by Bruce Dunlavy
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From the mid-1950s until the early 1970s, the left side of the American political spectrum was predominant. Since then, it’s been downhill all the way for the left. What has spurred the half-century hegemony of the political right in the USA?

Of course, as Thucydides confided long ago, history travels in cycles. Periods of motion are followed by periods of rest. The periods of greatest motion are followed by the periods of greatest rest.

The 1960s – and a few years on either side – were among the most active in American political and social history. There was indeed great motion in those days. One might question whether all since has constituted a period of “rest,” but it certainly comprises a time when conservatism has become a more and more potent force.

Louis Hartz’s iconic “Fragment Theory,” propounded in his works The Liberal Tradition in America (1955) and The Founding of New Societies (1964), puts forth the notion that there is no real classical conservatism in America, only differing degrees of classical liberalism. The USA never developed a substantial socialist tradition, nor does it have a history of monarchist, tyrannical, or similar political movements.

Conservatism in this country has more often been a rear-guard holding action against the perceived inevitability of progressivism. As such, it has developed one persistent feature that has never been absent from its makeup:

American conservatives have always defined themselves in terms of what they are against.

In a discussion or argument, and especially a political or social one, it is invariably easier to succeed in rallying and galvanizing people (and voters) against something than for something. When there is a definable situation or thing – physical or metaphysical – that is known and can be identified and held up as undesirable and worthy of abolishment, creating opposition to it is easier than propounding something new.

The new is always untested, untried, and usually inchoate. Its theoretical/hypothetical nature will not allow easy examination because it does not have a track record. The unknown is always perceived as riskier than the known. As Hamlet advised (Act III, Scene 1), such consideration “makes us rather bear those ills we have / Than fly to others that we know not of.”

During the time of left-wing dominance mentioned above, the things to be against were in existence, were easily identified, and were clearly supported by the right wing, namely, racial injustice and the Vietnam War. In addition, there were obvious solutions available. Racial injustice could be attacked by repealing or supplanting Jim Crow laws and instituting new liberties in voting, housing, and public accommodations. The solution to the Vietnam War was even simpler – just end it.

Since the end of the Nixon-Ford years, however, progressive notions have rarely been attached to anything that could be easily shown and opposed. They are more nebulous and harder to pin down. Such topics as climate change, gender identity, and political stability are all things that require nuanced explanation. Nuance is not easily transformed into common opposition to anything.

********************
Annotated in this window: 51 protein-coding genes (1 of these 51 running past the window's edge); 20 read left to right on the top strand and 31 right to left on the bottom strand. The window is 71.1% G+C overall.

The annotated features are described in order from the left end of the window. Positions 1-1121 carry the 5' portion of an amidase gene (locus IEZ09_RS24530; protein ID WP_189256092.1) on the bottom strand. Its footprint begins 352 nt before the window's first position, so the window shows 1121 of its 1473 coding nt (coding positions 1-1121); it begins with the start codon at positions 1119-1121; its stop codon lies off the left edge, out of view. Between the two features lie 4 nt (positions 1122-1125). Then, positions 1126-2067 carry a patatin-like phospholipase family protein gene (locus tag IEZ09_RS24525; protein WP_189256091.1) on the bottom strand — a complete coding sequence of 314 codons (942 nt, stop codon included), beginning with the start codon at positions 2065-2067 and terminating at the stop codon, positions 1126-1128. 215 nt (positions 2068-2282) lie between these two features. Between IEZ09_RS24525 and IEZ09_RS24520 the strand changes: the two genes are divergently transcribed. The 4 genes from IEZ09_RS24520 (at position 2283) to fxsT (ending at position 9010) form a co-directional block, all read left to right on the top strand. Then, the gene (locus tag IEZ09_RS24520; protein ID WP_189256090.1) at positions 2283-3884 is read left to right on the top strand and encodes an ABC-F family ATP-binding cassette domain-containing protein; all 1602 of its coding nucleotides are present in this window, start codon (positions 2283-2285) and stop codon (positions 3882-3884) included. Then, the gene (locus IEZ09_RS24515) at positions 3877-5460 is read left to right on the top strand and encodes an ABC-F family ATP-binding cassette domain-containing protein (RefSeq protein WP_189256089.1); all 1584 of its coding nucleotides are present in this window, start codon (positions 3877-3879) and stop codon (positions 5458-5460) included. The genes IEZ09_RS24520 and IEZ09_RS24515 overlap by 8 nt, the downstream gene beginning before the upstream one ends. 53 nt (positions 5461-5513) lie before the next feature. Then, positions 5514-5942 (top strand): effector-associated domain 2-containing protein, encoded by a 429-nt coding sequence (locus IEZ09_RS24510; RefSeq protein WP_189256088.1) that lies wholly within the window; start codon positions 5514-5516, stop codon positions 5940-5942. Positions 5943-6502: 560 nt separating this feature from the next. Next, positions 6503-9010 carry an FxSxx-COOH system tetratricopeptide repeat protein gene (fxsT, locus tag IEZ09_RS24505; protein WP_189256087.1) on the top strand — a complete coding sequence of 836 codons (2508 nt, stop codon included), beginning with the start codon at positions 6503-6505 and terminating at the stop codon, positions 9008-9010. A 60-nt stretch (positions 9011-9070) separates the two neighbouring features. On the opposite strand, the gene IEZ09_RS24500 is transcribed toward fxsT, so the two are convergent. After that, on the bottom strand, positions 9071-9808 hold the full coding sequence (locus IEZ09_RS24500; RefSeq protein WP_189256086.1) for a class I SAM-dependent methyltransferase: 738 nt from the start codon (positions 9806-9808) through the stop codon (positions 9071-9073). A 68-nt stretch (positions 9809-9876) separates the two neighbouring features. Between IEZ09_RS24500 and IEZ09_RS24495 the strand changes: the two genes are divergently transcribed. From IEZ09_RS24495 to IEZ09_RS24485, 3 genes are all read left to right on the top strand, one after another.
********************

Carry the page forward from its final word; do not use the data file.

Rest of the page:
The attempt to explain such abstruse or tortuous concepts as climate change (which can be measured, but not demonstrated with simplicity), or the wide spectrum of transgender issues (which cannot even be distinctly measured) does not convert to opposition.

On the other hand, opposition to “liberals trying to turn boys into girls” is a very easy concept to explain and to be against. So it is with most of the issues that have been at the forefront of the conservative agenda since the 1970s. “We are against abortion,” we are against gun control,” and “we are against open borders” are a lot easier to say and to fire strong responses to than anything that the left has come up with in the last 50 years.

The success of conservatives in America can be attributed to a great extent to their ability to identify existing situations that can be transformed into things to oppose. Conservative politicians have had great success in throwing out things to be against and waiting to see if their followers will join in. Numerous successes include being against:

  • Abortion
  • Gun control
  • Easy immigration
  • Illegal drugs
  • Slavery reparations
  • Transgender rights
  • Fossil fuel reduction

Sometimes it takes a little longer. After the Supreme Court decided Roe v. Wade in 1973, abortion was widely accepted as a response to unwanted pregnancies. For example, the Southern Baptist Convention, the USA’s largest Protestant body and one of its most conservative, did not want to undo Roe v. Wade. The SBC president in 1973, W. A. Criswell, pastor of Dallas’s First Baptist Church, wrote, “I have always felt that it was only after a child was born and had a life separate from its mother that it became an individual person, and it has always, therefore, seemed to me that what is best for the mother and for the future should be allowed.”  

By the end of the 1970s, the American right had established abortion as something so easy to be against that it was used to create tens of thousands of activists and hundreds of thousands of single-issue voters. Meanwhile, the left wing was left to try to express a nuanced view of the matter as something to be in favor of, and since anti-abortionists had taken to calling themselves “pro-life,” those who favored abortion rights were left with the moniker “pro-choice,” which seems scarcely more powerful than “pro-death.”

Trying to explain a multi-faceted, pluralistic outlook on a complex issue that may not even exist yet is hard work. Working up people to be against things is easy.